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The number 786, revered in Islamic culture, has found prominence in Bollywood over and over again -- remember Amitabh Bachchan's 'billa No.786' in "Coolie" and Shah Rukh Khan's 'qaidi No.786' in "Veer-Zaara". It
returns to the screen with Akshay Kumar's "Khiladi 786".
The number is said to be the total value of the letters 'Bismillah al-Rahman al-Rahim' (in the name of Allah, the compassionate, the merciful), according to one Arabic system of numerology. In Bollywood, quick to pick on what strikes an emotive note with superstitious viewers, 786 has been used either as a connotation for a character's invincibility or to denote how a truly god-blessed soul overcomes tough times.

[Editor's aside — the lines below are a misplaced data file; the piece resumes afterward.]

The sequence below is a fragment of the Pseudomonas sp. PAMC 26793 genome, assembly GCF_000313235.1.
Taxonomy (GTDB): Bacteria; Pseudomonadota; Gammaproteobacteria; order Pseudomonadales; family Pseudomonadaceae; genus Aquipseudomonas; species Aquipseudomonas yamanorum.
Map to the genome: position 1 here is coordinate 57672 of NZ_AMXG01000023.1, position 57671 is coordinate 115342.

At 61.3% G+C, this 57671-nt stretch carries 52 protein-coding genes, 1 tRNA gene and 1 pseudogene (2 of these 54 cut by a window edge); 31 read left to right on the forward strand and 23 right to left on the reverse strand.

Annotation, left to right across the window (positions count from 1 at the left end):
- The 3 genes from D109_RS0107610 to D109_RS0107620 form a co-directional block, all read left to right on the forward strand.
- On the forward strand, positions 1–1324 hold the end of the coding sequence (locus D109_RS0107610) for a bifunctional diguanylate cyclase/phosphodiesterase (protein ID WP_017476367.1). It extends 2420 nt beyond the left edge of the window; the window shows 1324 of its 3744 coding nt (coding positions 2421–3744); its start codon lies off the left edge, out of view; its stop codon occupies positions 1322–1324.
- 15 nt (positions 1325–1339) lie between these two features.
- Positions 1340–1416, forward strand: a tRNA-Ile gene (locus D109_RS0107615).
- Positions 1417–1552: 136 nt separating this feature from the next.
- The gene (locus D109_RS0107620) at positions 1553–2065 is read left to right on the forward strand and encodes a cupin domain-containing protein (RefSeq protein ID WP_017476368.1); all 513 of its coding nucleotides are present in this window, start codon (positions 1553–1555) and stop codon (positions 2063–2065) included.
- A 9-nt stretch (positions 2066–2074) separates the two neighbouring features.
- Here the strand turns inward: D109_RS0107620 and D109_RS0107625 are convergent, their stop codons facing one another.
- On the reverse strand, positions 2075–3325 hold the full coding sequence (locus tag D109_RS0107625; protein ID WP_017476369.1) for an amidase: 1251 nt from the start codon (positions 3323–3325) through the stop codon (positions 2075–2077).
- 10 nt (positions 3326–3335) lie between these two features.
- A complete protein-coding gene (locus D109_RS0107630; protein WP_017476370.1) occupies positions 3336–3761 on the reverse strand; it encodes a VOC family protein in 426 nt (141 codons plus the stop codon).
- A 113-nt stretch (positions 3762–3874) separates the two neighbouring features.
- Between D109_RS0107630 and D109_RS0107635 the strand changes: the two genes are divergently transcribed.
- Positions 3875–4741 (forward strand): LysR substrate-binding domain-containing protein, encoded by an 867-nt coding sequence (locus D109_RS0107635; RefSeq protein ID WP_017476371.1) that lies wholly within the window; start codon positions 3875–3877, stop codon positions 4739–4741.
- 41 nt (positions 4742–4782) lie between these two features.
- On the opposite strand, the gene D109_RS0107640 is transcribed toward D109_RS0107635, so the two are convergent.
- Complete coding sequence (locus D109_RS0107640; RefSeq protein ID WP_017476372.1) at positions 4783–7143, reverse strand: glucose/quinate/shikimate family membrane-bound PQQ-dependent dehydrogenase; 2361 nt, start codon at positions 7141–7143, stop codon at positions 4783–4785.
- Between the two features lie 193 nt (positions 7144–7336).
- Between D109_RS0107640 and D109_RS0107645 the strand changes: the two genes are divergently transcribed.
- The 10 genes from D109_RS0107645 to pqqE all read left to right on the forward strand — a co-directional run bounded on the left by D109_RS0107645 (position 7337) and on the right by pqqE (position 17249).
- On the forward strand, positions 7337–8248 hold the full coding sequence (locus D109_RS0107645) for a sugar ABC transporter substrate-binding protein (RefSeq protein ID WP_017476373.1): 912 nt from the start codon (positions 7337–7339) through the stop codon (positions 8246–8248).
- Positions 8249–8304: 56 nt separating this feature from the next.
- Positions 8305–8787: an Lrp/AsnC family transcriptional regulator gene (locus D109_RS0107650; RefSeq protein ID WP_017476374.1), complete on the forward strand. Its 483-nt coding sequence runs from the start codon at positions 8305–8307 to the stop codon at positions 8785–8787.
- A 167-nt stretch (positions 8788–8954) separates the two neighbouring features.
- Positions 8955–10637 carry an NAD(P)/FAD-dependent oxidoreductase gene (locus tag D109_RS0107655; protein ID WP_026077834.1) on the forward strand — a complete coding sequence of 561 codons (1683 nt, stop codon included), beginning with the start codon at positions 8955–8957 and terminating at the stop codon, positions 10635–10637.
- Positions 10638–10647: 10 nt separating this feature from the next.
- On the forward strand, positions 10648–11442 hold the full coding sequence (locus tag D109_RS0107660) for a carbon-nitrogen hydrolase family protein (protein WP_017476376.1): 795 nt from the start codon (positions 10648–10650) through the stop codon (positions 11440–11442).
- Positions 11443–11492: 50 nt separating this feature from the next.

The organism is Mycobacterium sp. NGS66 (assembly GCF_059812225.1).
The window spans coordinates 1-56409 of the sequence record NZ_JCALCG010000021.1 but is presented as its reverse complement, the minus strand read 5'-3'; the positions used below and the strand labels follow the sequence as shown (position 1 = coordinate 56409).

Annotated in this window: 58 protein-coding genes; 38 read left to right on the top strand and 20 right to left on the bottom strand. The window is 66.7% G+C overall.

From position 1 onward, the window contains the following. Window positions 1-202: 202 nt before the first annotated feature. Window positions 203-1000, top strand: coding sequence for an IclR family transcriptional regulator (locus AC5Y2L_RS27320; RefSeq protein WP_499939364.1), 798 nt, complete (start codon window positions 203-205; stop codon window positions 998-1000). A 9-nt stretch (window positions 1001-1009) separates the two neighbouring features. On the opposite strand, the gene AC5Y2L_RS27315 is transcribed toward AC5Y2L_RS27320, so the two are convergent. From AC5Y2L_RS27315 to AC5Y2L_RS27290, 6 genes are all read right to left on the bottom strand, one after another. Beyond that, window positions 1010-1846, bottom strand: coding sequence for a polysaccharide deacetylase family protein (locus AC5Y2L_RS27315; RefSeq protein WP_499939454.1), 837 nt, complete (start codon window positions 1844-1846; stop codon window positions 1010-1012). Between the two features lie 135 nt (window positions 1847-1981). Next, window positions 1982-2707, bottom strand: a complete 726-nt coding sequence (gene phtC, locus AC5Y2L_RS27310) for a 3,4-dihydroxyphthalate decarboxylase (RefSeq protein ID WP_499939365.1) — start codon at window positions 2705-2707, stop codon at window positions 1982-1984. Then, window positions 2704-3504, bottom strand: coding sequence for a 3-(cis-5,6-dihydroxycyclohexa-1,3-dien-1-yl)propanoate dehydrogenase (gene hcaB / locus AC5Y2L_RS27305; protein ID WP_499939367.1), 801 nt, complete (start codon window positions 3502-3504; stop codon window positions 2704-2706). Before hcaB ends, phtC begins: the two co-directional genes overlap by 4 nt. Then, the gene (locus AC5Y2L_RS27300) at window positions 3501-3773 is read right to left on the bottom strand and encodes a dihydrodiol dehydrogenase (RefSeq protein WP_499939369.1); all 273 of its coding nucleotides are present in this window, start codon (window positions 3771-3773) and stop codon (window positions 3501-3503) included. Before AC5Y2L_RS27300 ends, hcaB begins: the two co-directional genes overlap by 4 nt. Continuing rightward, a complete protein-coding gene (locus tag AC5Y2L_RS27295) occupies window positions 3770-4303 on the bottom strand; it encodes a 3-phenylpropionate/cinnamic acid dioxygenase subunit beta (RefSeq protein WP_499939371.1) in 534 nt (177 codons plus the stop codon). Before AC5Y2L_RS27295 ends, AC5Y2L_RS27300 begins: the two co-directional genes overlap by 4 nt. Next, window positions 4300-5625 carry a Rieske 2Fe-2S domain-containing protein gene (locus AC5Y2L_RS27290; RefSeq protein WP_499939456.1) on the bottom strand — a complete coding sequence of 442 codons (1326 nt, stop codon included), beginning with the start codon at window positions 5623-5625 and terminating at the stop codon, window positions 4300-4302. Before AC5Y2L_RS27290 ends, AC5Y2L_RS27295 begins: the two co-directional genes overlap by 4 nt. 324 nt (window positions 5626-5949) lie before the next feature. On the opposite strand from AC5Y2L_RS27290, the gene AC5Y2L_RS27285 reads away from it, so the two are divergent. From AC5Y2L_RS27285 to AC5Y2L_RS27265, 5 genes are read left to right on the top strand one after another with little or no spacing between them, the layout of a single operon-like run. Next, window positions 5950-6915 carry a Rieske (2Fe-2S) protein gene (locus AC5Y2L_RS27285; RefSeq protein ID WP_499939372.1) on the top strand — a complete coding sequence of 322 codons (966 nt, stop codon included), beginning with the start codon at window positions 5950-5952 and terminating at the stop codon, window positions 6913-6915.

In reality, however, the number is just a "ritualistic reference"; no more than that, says Firoz Bakht Ahmed, teacher and community worker.
"There is no doubt this number, 786, remains a holy number in the subcontinent, but it started as a trend. And now it has common acceptance.
"It is not some kind of force to reckon with. It just has a face value and has a ritualistic reference to it, just like there is an Om, a Trishul and a Swastika... it is no more than that," Ahmed, a grandnephew of Maulana Abul Kalam Azad, told.
"It is just indicative of a belief. Like Sikhs say 'Wahe guru' to save themselves from evil, many people use 786 for the same reason. It doesn't mean it is god in itself and nothing can happen to you," he explained.
But for Bollywood filmmakers, still enough to forge that emotional connect.